Mountain Hardwear Kiva

rated 4.0 of 5 stars

The Kiva has been discontinued. If you're looking for something new, check out the best tarps and shelters for 2020.

photo: Mountain Hardwear Kiva tarp/shelter


Price Historic Range: $134.95-$245.00
Reviewers Paid: $180.00-$225.00


6 reviews
5-star:   1
4-star:   3
3-star:   1
2-star:   1
1-star:   0

I take mine even as a one person tent. I don't mind the weight as it's not much more than a lightweight tomb anyhow. The advantage is I can put my sleeping area out, have a cooking area and also get all my kit out and sorted. It's massive! Even with 2 adults, kit and sleeping area there's still enough room!

Design: teepee
Sleeps: 4

I wanted a Kiva because I thought the design would be good for my region and activities (Canadian Arctic-tundra) just got it and tried it in a storm (near home) just to see if it would hold up to some of our regular winter weather. I used rocks to hold it down and the 5 tie downs with a moderate amount of dry shovel packed snow around the base.

The weather was -22 c to -15 c with winds that shifted direction over night and blew most of the night at 40-60 kpm with sustained gusts to 68Kpm. Not an uncommon type of weather for this region. The tent was just fine. Easy to dig the entrance area out in the tent for sitting space and sleeps 2 with large bags in comfort. Pretty impressed with the detail like velcro, buckles, high low vent door, eyelid support and reinforced seems. I used the rope it came with but I honestly did not expect them to hold up like they did. I like that the floor staps can be removed as they would be in the way sometimes if they could not. Did not use the foot print but a canvas tarp under the bags.

My comfort zone increased for taking this tent as a main shelter for winter travel and ease of use. I look forward to seeing how it does in other seasons. I will mostly use it for ice fishing and hunting trips.

Design: 4 season
Sleeps: 3
Ease of Setup: intuitive.
Weight: 4 lbs
Price Paid: $225 USD w/fprint

Love the space and ease of setup! Seam sealing just hasn't worked well yet and the pole slides down on its own. A rubber band fixed that issue though.


I use this tent whenever there is more than two of us going backpacking, whatever the weather. You just can't beat the shelter capacity for the weight ... not even with bivvies or with ultralight tarp tents. Divide 6 lbs between four people and it's simply the lightest, toughest shelter you can get.

I use mine with the footprint and I sewed 10 inches of mosquito mesh around the edge to keep out the bugs. At first it's weird not completely sealing out the elements and the critters but we've never had any creepy crawly visitors, not even in the buggiest places like the Zion Narrows (spider heaven).

A couple of tips on pitching: make sure (except in the dead of winter) that there is a little room between the edge of the tent and the ground (extend the center pole a little higher than you think you should, and don't crank the corners all the way down the ground). The vent at the top is not enough to eliminate condensation from 4+ people sleeping inside and breathing. A lot of people think that the tent leaks but it's actually the condensation from pitching it like you're afraid of a bug or a mouse getting inside the tent.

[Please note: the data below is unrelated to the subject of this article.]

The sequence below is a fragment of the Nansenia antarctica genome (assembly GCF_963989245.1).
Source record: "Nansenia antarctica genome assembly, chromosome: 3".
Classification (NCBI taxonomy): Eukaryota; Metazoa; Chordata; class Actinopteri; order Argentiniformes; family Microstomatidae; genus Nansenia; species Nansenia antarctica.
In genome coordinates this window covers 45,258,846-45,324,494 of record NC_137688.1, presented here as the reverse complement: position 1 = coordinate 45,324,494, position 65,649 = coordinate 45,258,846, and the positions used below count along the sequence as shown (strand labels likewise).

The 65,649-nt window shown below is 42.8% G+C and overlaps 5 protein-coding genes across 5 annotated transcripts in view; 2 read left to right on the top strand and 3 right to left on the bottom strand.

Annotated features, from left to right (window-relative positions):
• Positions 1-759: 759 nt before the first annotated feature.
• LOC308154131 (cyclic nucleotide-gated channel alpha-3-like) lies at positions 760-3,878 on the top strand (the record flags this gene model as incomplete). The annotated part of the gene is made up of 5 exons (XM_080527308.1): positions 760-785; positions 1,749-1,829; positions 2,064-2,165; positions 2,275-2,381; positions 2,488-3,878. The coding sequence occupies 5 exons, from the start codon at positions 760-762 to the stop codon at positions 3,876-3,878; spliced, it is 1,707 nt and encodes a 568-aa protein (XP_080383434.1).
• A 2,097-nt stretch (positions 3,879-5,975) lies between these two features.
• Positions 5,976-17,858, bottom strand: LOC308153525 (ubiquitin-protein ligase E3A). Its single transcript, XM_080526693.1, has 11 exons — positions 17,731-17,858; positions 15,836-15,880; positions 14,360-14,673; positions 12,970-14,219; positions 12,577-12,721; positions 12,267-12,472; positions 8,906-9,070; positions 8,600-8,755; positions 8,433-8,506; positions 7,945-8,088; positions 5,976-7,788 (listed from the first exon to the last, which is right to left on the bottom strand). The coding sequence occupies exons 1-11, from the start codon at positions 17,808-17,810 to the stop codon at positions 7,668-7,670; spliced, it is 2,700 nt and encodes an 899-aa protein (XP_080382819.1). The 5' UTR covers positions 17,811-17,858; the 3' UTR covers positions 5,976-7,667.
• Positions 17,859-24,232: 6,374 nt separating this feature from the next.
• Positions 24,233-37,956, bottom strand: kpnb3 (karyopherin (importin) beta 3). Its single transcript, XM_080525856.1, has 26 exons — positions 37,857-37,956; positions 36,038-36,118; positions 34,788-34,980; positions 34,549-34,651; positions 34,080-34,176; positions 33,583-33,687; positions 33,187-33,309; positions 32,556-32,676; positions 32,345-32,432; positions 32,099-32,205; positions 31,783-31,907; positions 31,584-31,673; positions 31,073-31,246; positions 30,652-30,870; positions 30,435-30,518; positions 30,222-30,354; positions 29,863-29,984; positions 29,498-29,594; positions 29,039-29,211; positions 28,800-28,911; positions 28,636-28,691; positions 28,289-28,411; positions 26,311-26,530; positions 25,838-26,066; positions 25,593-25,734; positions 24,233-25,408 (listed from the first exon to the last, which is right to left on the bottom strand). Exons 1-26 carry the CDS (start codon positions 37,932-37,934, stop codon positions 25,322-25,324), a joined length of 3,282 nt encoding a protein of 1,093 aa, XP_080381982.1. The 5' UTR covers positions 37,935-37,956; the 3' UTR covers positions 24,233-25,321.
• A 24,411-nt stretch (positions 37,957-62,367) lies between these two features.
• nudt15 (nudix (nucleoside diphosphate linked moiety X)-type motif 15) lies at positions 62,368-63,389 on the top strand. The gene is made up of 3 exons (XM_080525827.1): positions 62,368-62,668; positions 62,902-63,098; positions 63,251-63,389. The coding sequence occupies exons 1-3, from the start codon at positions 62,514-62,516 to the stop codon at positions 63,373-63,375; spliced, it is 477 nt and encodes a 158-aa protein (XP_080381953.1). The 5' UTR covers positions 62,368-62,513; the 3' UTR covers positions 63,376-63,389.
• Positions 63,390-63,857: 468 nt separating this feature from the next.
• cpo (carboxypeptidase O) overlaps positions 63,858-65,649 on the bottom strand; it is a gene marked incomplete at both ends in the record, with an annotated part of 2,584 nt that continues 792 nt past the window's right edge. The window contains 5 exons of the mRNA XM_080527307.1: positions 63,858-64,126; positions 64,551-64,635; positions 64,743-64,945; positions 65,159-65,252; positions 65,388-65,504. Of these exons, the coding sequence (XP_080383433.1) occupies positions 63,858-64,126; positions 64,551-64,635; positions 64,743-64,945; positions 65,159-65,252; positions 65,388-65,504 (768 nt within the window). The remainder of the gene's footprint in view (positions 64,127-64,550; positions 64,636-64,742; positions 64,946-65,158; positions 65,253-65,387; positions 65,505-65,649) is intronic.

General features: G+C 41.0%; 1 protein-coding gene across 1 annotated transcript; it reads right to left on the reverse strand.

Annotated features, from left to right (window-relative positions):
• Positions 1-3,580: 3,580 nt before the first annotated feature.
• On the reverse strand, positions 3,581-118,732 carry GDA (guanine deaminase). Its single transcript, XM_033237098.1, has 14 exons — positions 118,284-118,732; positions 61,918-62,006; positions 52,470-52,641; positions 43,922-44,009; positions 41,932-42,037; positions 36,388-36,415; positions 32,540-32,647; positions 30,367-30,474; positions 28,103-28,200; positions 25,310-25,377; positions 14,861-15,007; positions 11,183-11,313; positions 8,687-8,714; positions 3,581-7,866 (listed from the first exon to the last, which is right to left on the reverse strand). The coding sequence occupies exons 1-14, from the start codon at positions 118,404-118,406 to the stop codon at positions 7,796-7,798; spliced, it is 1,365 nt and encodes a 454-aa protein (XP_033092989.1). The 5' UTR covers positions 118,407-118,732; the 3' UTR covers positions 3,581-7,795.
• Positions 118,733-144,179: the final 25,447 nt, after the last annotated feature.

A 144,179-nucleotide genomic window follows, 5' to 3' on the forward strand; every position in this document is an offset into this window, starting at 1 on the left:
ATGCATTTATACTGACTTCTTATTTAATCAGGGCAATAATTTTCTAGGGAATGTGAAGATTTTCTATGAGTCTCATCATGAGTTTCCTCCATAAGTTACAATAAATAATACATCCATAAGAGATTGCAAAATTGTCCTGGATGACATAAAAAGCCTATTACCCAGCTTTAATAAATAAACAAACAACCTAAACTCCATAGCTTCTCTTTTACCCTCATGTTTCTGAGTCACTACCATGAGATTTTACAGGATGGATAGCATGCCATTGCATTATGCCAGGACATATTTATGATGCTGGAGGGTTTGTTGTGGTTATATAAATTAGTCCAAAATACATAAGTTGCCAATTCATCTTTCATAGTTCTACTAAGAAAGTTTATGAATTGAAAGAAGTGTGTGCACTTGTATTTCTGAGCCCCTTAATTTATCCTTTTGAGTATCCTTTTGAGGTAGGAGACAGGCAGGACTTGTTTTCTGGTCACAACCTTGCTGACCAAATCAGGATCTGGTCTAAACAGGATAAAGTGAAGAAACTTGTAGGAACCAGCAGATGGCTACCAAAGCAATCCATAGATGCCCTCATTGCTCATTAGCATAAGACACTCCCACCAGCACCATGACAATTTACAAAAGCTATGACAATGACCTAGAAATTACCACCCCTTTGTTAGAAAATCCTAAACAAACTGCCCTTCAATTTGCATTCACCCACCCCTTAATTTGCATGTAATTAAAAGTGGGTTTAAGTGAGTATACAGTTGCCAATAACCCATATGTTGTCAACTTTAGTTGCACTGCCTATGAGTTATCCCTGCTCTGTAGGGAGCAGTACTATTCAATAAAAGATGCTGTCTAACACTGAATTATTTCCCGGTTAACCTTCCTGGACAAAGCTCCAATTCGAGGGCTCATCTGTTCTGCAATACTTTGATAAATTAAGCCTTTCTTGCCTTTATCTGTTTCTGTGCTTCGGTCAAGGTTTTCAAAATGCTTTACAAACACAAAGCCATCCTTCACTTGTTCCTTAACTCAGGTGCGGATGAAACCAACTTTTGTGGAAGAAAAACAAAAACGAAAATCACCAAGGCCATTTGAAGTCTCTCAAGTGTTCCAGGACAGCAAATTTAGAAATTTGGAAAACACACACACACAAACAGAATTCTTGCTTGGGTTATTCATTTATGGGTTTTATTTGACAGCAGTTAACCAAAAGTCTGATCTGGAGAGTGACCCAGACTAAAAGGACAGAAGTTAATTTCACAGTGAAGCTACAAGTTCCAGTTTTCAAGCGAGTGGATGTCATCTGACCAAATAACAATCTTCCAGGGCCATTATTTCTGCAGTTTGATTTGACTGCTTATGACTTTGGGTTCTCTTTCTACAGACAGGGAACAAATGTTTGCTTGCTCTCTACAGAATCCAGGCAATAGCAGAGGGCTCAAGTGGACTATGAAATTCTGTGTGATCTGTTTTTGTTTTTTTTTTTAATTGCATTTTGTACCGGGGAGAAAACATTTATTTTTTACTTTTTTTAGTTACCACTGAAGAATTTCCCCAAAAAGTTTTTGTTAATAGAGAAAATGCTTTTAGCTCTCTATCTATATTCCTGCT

Another tip: bring a small packtowel to wipe down the walls once in a while if you spend a lot of time inside it. It's a small trade-off for the incredible weight savings and relative bombproofness of this shelter. I've used it in howling wind, driving rain, blowing snow, as well as in perfect warm summer weather and it's a great shelter. You just have to adjust how you pitch it for various conditions.

Design: all season expedition tee-pee
Sleeps: 5
Ease of Setup: Medium
Weight: 6 lbs with pole and footprint
Price Paid: Forgot

On our last trek to Philmont Scout Ranch (New Mexico) we elected to take four Kivas as our primary shelters. e spent 11 days and nights in the Rocky Mountains, camping at altitudes up to 11,000 feet. We encountered heavy rains, strong winds, a few mild nights and three bears.

Most of the crew consisted of 15-16-year-old Scouts with limited backpacking experience. The Kivas worked very well for us. Better suited to three people with gear than the four advertised. With a little practice it was easy to set up. Pitching variations allowed from a tight, ground hugging tent to lots of open space and air flow.

Overall a very satisfying design, and one we will use again this year at Philmont. A winning design. Not recommended for a solo camper, excellent for groups of two-three, three being best. It is a little bulky when packed, but then again it does sleep three adults easy, four in a pinch.

Design: 4-season single wall shelter
Sleeps: 4
Ease of Setup: moderately easy, better with practice
Weight: 4+ lbs
Price Paid: $180

Seam-sealing did no good. I just couldn't seal it.

It isn't breathable, so it gets very hot.

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